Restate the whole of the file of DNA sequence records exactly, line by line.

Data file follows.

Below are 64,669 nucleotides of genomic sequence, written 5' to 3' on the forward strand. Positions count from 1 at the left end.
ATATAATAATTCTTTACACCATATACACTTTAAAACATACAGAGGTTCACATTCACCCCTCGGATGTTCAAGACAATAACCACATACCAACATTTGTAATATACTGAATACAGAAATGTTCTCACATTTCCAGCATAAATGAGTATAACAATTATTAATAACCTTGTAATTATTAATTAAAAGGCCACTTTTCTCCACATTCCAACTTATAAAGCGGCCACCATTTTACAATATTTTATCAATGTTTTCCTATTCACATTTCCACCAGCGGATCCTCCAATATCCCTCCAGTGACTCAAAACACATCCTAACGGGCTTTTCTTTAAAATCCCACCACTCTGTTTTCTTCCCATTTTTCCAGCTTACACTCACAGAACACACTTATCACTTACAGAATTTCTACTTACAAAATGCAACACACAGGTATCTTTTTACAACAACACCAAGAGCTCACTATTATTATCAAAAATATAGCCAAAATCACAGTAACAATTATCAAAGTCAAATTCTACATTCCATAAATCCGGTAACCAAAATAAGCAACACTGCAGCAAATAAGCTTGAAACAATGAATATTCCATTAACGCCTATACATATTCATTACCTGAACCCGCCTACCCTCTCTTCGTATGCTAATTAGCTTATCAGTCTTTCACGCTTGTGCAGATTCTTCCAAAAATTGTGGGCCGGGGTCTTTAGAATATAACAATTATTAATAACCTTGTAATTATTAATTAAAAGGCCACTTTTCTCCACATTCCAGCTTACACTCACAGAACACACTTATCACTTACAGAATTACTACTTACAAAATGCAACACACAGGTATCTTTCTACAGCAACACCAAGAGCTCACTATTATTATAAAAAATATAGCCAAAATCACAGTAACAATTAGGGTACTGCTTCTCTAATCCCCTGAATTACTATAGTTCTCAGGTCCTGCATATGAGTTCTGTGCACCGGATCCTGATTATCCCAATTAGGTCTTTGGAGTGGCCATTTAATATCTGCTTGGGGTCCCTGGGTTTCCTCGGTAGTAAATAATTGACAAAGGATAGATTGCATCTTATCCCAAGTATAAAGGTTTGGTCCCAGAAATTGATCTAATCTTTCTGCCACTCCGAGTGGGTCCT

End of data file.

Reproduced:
Below are 64,669 nucleotides of genomic sequence, written 5' to 3' on the forward strand. Positions count from 1 at the left end.
ATATAATAATTCTTTACACCATATACACTTTAAAACATACAGAGGTTCACATTCACCCCTCGGATGTTCAAGACAATAACCACATACCAACATTTGTAATATACTGAATACAGAAATGTTCTCACATTTCCAGCATAAATGAGTATAACAATTATTAATAACCTTGTAATTATTAATTAAAAGGCCACTTTTCTCCACATTCCAACTTATAAAGCGGCCACCATTTTACAATATTTTATCAATGTTTTCCTATTCACATTTCCACCAGCGGATCCTCCAATATCCCTCCAGTGACTCAAAACACATCCTAACGGGCTTTTCTTTAAAATCCCACCACTCTGTTTTCTTCCCATTTTTCCAGCTTACACTCACAGAACACACTTATCACTTACAGAATTTCTACTTACAAAATGCAACACACAGGTATCTTTTTACAACAACACCAAGAGCTCACTATTATTATCAAAAATATAGCCAAAATCACAGTAACAATTATCAAAGTCAAATTCTACATTCCATAAATCCGGTAACCAAAATAAGCAACACTGCAGCAAATAAGCTTGAAACAATGAATATTCCATTAACGCCTATACATATTCATTACCTGAACCCGCCTACCCTCTCTTCGTATGCTAATTAGCTTATCAGTCTTTCACGCTTGTGCAGATTCTTCCAAAAATTGTGGGCCGGGGTCTTTAGAATATAACAATTATTAATAACCTTGTAATTATTAATTAAAAGGCCACTTTTCTCCACATTCCAGCTTACACTCACAGAACACACTTATCACTTACAGAATTACTACTTACAAAATGCAACACACAGGTATCTTTCTACAGCAACACCAAGAGCTCACTATTATTATAAAAAATATAGCCAAAATCACAGTAACAATTAGGGTACTGCTTCTCTAATCCCCTGAATTACTATAGTTCTCAGGTCCTGCATATGAGTTCTGTGCACCGGATCCTGATTATCCCAATTAGGTCTTTGGAGTGGCCATTTAATATCTGCTTGGGGTCCCTGGGTTTCCTCGGTAGTAAATAATTGACAAAGGATAGATTGCATCTTATCCCAAGTATAAAGGTTTGGTCCCAGAAATTGATCTAATCTTTCTGCCACTCCGAGTGGGTCCT